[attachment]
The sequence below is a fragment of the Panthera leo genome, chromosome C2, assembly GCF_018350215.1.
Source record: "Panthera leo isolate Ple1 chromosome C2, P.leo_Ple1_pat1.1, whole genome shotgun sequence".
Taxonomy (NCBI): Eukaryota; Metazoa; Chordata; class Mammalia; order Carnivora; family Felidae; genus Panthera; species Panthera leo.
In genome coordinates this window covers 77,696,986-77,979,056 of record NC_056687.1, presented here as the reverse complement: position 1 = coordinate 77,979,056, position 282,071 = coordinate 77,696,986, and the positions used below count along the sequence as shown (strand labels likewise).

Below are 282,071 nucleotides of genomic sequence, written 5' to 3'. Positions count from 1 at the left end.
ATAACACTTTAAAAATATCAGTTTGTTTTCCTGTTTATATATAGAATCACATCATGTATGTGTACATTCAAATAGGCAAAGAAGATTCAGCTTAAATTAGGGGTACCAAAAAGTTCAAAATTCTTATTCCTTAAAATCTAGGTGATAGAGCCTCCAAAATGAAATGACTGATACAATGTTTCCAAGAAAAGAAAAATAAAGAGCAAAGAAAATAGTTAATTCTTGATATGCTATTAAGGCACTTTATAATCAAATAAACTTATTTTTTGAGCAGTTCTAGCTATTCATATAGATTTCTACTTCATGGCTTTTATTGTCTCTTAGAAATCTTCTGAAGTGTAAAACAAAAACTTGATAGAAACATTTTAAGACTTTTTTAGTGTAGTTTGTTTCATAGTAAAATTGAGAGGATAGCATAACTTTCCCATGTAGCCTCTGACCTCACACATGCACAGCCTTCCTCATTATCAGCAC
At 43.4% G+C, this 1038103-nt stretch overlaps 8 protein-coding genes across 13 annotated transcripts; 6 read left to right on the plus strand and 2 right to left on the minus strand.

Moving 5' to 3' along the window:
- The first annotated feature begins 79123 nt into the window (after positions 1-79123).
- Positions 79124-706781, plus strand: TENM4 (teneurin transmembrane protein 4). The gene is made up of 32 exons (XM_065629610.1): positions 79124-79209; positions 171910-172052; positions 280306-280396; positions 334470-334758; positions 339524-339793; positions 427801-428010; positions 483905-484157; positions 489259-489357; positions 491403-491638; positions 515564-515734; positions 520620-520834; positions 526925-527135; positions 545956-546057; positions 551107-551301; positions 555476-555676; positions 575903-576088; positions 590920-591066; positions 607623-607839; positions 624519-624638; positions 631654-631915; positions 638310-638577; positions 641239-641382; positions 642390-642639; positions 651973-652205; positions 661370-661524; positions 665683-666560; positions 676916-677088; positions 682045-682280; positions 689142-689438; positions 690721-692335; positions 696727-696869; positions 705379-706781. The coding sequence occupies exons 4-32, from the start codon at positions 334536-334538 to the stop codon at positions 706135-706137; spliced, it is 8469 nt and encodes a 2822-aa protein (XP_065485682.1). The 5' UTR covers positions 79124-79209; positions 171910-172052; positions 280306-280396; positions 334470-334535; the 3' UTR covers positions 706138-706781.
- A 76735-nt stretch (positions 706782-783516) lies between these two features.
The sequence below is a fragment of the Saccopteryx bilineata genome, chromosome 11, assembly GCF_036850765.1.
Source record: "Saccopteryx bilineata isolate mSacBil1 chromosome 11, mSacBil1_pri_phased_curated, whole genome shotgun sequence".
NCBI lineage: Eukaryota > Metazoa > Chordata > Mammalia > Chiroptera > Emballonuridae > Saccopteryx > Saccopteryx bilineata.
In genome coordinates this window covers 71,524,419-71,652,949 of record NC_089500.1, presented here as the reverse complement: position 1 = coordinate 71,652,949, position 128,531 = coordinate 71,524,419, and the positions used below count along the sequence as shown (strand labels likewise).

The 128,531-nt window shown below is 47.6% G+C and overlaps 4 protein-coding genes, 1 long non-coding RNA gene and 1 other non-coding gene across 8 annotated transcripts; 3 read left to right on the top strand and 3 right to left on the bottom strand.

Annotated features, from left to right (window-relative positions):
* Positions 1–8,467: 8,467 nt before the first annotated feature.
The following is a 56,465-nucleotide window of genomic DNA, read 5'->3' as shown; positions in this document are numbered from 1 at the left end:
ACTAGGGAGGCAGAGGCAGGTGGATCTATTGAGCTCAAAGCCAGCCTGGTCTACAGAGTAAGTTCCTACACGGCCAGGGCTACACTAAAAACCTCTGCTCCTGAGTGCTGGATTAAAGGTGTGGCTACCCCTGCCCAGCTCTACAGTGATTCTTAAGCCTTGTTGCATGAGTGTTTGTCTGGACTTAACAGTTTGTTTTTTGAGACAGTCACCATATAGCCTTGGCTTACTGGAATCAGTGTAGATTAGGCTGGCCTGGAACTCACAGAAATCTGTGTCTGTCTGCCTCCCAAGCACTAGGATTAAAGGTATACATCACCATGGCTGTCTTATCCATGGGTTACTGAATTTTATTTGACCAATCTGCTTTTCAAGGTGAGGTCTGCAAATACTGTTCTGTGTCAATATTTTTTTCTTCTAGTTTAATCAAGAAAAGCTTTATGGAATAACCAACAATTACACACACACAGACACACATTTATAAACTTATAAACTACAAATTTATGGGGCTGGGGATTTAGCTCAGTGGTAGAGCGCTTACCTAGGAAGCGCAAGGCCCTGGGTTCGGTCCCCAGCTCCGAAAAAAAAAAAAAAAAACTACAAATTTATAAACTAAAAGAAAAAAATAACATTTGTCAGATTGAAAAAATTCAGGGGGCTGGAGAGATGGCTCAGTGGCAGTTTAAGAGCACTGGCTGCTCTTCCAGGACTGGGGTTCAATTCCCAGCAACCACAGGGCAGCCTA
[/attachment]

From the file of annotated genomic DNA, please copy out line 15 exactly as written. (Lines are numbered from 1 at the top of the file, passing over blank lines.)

In genome coordinates this window covers 71,524,419-71,652,949 of record NC_089500.1, presented here as the reverse complement: position 1 = coordinate 71,652,949, position 128,531 = coordinate 71,524,419, and the positions used below count along the sequence as shown (strand labels likewise).